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Vega III by Victor Vasarely

Today we look at Vega III by Victor Vasarely, for Artwork in Focus. Join me Divvya Nirula as I explore and present my experience of the selected artwork.

Artwork in Focus

Title: Vega III
Artist : Victor Vasarely
Year : 1957-59
Medium : oil on canvas
Dimensions : 51 1/8 x 76 5/8 x 1 3/4 inches (130 x 194.7 x 4.4 cm)
Location : Solomon R. Guggenheim Museum, New York

Vega III, 1999 by Victor Vasarely
image courtesy : Guggenheim Museum

Vega III

Vega III easily identifies with the classic features of the Op Art movement and more specifically the work of Vasarely. As we look at this work we are immediately dizzy, moving and moved. Victor showcases that here that he is a master of creating iconic visual effects. It is so immediate this sense of movement that in stillness Vasarely ensures to trick our mind through our eyes. And this trick is one we as viewers not only enjoy, but look forward to.

The distorted chequerboard pattern, create illusions of concave and convex shapes within the image surface itself. Also, Vega III is representative of the technical perfection that is synonymous with this artist. The stretched linear grid, the movement and depth are vital for us as viewer, but also became vital aspects that established the tenets of Op Art.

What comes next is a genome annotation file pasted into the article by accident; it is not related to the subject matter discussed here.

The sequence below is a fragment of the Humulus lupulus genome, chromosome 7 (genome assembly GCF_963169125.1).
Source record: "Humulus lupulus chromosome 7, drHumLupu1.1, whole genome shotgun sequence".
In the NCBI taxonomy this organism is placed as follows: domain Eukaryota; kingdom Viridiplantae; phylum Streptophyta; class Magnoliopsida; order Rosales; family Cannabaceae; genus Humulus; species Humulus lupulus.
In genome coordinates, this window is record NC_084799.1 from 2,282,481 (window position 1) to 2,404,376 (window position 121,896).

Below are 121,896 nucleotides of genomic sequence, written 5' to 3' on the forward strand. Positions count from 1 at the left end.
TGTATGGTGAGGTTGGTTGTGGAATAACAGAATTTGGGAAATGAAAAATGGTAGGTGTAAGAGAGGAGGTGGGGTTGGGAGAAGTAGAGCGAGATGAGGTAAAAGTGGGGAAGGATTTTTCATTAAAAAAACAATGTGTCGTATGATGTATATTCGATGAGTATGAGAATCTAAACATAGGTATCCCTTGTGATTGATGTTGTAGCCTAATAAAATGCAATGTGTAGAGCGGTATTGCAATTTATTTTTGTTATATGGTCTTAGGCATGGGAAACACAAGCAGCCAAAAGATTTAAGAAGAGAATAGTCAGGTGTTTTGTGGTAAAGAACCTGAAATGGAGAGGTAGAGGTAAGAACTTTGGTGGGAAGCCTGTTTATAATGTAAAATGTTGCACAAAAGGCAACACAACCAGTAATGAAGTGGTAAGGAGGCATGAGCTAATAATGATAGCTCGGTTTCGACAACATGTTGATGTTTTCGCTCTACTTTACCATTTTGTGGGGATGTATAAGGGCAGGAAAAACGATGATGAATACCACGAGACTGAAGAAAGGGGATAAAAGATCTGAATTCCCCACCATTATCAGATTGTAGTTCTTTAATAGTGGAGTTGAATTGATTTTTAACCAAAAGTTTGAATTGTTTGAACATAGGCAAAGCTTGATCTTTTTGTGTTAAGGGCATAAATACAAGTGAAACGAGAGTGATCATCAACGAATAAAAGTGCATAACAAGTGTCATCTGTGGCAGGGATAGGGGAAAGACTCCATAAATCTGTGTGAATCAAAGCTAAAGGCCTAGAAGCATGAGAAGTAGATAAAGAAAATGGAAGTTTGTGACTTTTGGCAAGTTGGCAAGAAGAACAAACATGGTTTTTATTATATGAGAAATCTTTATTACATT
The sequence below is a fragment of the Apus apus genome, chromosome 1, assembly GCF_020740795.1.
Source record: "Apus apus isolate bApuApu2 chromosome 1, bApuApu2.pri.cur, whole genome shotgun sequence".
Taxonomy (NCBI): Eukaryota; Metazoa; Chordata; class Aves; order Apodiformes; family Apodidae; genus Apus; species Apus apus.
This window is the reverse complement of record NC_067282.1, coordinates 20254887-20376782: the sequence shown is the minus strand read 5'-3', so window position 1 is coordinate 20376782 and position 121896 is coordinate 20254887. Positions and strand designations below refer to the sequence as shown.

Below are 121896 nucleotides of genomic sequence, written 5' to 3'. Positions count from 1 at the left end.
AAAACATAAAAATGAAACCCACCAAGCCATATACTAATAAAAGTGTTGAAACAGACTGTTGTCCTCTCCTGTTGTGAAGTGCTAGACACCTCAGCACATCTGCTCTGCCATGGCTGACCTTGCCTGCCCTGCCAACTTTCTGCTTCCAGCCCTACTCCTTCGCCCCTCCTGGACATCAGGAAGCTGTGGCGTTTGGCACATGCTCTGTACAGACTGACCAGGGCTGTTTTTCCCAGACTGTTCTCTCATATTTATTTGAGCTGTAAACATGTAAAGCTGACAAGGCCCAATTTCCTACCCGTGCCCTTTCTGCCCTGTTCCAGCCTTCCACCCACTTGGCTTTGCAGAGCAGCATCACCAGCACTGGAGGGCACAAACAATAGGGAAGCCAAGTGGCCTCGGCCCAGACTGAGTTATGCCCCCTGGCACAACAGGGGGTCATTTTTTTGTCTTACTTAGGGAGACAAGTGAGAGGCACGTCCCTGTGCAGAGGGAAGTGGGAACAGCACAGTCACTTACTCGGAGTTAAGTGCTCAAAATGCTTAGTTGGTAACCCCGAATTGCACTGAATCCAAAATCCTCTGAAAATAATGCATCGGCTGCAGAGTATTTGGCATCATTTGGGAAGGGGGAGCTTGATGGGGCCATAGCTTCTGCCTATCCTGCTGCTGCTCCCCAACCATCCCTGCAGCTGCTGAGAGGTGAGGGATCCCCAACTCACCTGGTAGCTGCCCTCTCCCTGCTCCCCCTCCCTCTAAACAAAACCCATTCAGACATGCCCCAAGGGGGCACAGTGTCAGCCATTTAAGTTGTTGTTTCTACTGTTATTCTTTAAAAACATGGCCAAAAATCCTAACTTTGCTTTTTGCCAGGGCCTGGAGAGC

The Importance of the work

This particular piece was important because through it, Vasarely was able to showcase his style where he was approximating the kinetic style, but on a static two-dimensional canvas. The influences of Alexander Calder and Naum Gabo, are clearly visible. The rotating mobiles of Calder and the revolving/vibrating sculptures of Gabo, through Kinetic Art had paved the way towards the portrayal of the passage of time and the element of space. Under these conditions, a Kinetic work which was immobile was an ingenious statement!

More popularly and academically, Vega III was clearly an enactment of Vasarely’s ideas from his Yellow Manifesto. For him “visual kinetics”, was inspired by Constructivism and the Bauhaus which used optical illusions to grab attention and kept it firmly on the active action of viewing itself. This was a departure from previous movements in execution and style.

“Already in 1935 my graphic studies featured the first vibratory effects. However, I started consciously pursuing kinetic effects only around 1950. In the following years I have created those black and white, positive-negative works, that today become world fashion known as OP-ART i.e. optic art.”

Victor Vasarely

Other Details

During the period of 1950s-60s in different fields there was an exploration of the idea of inclusivity for the viewer. And it was a work like Vega III that could effortlessly pull the viewer in, simply by its own virtue. The renowned art historian József Sárkány, had commented that an artwork such as this “always give rise to new paintings”.

Vasarely’s work was truly pioneering when the century was moving towards the blurring of boundaries and his relevance in the age of social media, makes him all the more relevant.

Want to read more of my views on artworks that hold my attention ? Visit the archive for Artwork in Focus.

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